LITTLE STEVEN NEW ALBUM, SOULFIRE, OUT TODAY
TODAY SHOW CHAT APPEARANCE AIRED YESTERDAY
“It’s hard to imagine a more joyous and revelatory contemporary blue-eyed soul recording. The appropriately titled Soulfire is a tough, tight and clearly inspired project as well as a most welcome return from the musical shadows for Steven Van Zandt.”
Little Steven’s s eagerly anticipated new album, SOULFIRE (Wicked Cool/Big Machine/Ume) is out today. SOULFIRE is Stevie Van Zandt's first solo album in close to two decades and without question his purest and most uniquely personal artistic statement thus far. The album sees the rock legend revisiting songs that span the length of his career as artist, performer, producer, arranger, and songwriter, focusing directly on the hugely influential "soul horns-meet-rock 'n' roll guitars" approach he first pioneered on Southside Johnny and the Asbury Jukes' classic first three albums.
Each of Van Zandt's prior five solo albums had seen him expressing his utterly personal songwriting through a changing variety of sounds and approaches, an ambitious adventurousness that has fueled much of his creative output these past two decades. He expanded his parameters, as an actor on The Sopranos and Lilyhammer, as host, historian, and rock 'n' roll advocate on Sirius XM's one-and-only "Little Steven's Underground Garage" (not to mention creator of Sirius XM's long-running "Outlaw Country" format). Van Zandt kept his skills sharp by composing the score for all three seasons of Lilyhammer and continued to work as producer and songwriter, lending his distinctive craft to records from an array of international garage rockers, but couldn't kick a lingering sense of unfinished business.
"I felt a bit guilty about having walked away from Little Steven the artist," he says. "I left that part of myself behind and I shouldn't have done that. I let the material down by not continuing to perform it," he says. "I betrayed the work and I want to fix that. I didn't give up on the material - there were a lot of other factors - but I do have a sense of wanting some redemption for it."
Van Zandt - who will remain a touring and recording member of The E Street Band - is now looking forward to hitting the road with his own big band. Little Steven and the Disciples of Soul will celebrate SOULFIRE with an epic international tour schedule, with headline gigs and festival dates around the world. A full-scale North American headline tour will be announced soon - for regular updates and ticket information, please visit http://littlesteven.com/index.php/tour-dates.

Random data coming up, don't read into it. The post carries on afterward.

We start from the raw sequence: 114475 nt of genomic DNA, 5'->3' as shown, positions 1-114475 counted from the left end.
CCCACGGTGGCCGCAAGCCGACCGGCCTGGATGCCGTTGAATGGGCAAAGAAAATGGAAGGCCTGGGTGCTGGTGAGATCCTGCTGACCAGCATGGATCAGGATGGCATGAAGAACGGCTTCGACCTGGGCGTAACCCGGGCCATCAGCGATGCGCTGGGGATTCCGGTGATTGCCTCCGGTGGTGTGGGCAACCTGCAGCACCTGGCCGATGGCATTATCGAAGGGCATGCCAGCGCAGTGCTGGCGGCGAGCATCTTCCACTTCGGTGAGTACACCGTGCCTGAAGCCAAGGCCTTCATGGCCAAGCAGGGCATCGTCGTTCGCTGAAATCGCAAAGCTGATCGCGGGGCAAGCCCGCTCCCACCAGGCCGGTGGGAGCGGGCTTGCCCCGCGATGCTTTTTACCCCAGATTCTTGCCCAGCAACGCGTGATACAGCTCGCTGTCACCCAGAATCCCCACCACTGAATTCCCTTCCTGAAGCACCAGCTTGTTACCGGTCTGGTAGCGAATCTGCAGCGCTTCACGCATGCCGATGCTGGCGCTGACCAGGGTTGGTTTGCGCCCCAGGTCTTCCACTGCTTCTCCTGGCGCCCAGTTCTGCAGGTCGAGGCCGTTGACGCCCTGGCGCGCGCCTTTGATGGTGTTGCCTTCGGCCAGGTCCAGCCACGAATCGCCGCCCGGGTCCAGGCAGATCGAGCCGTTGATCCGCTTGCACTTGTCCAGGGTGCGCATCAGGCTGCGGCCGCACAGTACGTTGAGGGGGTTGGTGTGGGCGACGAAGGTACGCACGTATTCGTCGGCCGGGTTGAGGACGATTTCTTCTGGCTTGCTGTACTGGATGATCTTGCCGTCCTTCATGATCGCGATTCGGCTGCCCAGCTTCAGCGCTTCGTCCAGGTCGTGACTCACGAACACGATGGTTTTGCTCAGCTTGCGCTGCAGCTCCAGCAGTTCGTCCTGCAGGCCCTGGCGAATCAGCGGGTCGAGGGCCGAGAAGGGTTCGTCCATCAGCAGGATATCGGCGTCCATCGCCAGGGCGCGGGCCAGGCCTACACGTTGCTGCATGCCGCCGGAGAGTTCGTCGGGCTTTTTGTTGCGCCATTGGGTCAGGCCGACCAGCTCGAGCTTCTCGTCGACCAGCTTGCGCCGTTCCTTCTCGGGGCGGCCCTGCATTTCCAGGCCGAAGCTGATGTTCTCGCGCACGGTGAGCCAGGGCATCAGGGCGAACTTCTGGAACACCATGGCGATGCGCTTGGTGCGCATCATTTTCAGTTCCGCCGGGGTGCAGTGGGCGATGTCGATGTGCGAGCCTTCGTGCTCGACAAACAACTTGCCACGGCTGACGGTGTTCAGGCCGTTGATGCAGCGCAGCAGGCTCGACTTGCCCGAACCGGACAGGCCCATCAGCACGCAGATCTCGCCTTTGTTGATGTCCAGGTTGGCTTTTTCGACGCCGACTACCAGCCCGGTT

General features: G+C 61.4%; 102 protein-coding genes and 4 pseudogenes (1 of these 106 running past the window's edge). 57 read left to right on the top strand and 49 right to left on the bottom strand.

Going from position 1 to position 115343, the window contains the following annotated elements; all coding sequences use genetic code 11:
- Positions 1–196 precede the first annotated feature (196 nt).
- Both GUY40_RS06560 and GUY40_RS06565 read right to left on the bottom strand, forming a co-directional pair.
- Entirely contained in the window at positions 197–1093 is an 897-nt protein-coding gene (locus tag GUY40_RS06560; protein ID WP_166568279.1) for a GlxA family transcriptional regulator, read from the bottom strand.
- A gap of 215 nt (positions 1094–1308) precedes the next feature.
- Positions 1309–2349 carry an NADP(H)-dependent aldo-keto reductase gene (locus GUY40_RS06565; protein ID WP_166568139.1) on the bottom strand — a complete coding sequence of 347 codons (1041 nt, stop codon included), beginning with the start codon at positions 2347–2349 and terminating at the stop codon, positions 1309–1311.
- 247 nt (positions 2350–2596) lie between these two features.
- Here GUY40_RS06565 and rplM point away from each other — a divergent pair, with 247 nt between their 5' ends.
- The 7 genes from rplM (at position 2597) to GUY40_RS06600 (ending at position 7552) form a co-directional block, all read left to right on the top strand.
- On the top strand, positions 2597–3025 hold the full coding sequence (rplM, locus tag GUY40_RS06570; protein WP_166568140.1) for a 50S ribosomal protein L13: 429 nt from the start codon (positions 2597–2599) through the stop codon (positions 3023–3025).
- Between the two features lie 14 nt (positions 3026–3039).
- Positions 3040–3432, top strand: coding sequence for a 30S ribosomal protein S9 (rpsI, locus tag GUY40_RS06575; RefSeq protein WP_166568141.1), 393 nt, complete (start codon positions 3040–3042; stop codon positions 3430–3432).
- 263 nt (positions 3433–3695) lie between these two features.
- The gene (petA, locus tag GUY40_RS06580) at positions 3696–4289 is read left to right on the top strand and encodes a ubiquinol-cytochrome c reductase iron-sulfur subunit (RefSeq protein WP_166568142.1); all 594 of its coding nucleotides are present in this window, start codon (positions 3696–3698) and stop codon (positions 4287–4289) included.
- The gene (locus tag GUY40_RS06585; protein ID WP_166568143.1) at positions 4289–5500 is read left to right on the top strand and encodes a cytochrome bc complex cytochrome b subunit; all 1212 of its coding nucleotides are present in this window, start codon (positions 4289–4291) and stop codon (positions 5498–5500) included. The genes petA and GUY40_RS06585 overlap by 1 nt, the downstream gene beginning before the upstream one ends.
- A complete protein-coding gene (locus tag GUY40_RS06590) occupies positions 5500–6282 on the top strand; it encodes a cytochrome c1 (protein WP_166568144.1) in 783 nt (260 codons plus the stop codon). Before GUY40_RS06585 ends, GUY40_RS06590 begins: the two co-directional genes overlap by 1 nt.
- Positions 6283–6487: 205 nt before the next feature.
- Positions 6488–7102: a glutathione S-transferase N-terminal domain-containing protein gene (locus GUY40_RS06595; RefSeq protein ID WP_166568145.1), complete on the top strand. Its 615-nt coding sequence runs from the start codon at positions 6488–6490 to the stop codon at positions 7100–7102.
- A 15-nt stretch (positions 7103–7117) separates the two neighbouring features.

SOULFIRE TRACK BY TRACK BELOW:
1. “Soulfire” (co-written with Anders Bruus of The Breakers) “Doing the radio show keeps you very much in tune with what’s going on in the world of rock ‘n’ roll. It’s not the real world, we live in a completely parallel universe, but we’ve broadcast over 700 new bands in the past 14 years. A lot of them we signed to my Wicked Cool label, like The Breakers, who are a very good band from Denmark. This was a way of exercising my songwriting muscles at that time. I try to live with purpose, and that includes songwriting. I don’t get up every day and write a song just to write a song, I have to have a specific reason for it. So if I’m producing a band and I feel they need a little something extra or something specific, I’ll write it for them, or in this case, with them. To some extent, that’s what kept my songwriting alive over these past years.”
2. “I’m Coming Back” (Originally found on Southside Johnny and The Asbury Jukes’ 1991 LP, BETTER DAYS) “I did their first three albums in 1976, 1977, and 1978 but then we didn’t work together for another 15 years. The lyrics were perfect for Southside at that point and they work for me, at this point. It’s one of my favorite lyrics that I’ve ever written.”
3. “The Blues Is My Business” (Written by Kevin Bowe and Todd Cerney, recorded by Etta James in 2003) “I’ve never recorded a real urban Southside-of-Chicago blues thing before. I went though a blues period growing up but by the time I got to the recording studio, I’d kind of gone in a different direction. We worked it out for BluesFest and I liked the arrangement so much, we recorded it for the album.”
4. “I Saw The Light” “I had half-written it for Richie Sambora & Orianthi but the next time I talked to him he had already written 40 songs so I didn’t bother finishing it. I came across it as we were making my album and thought, I like this, maybe I’ll finish it for me.”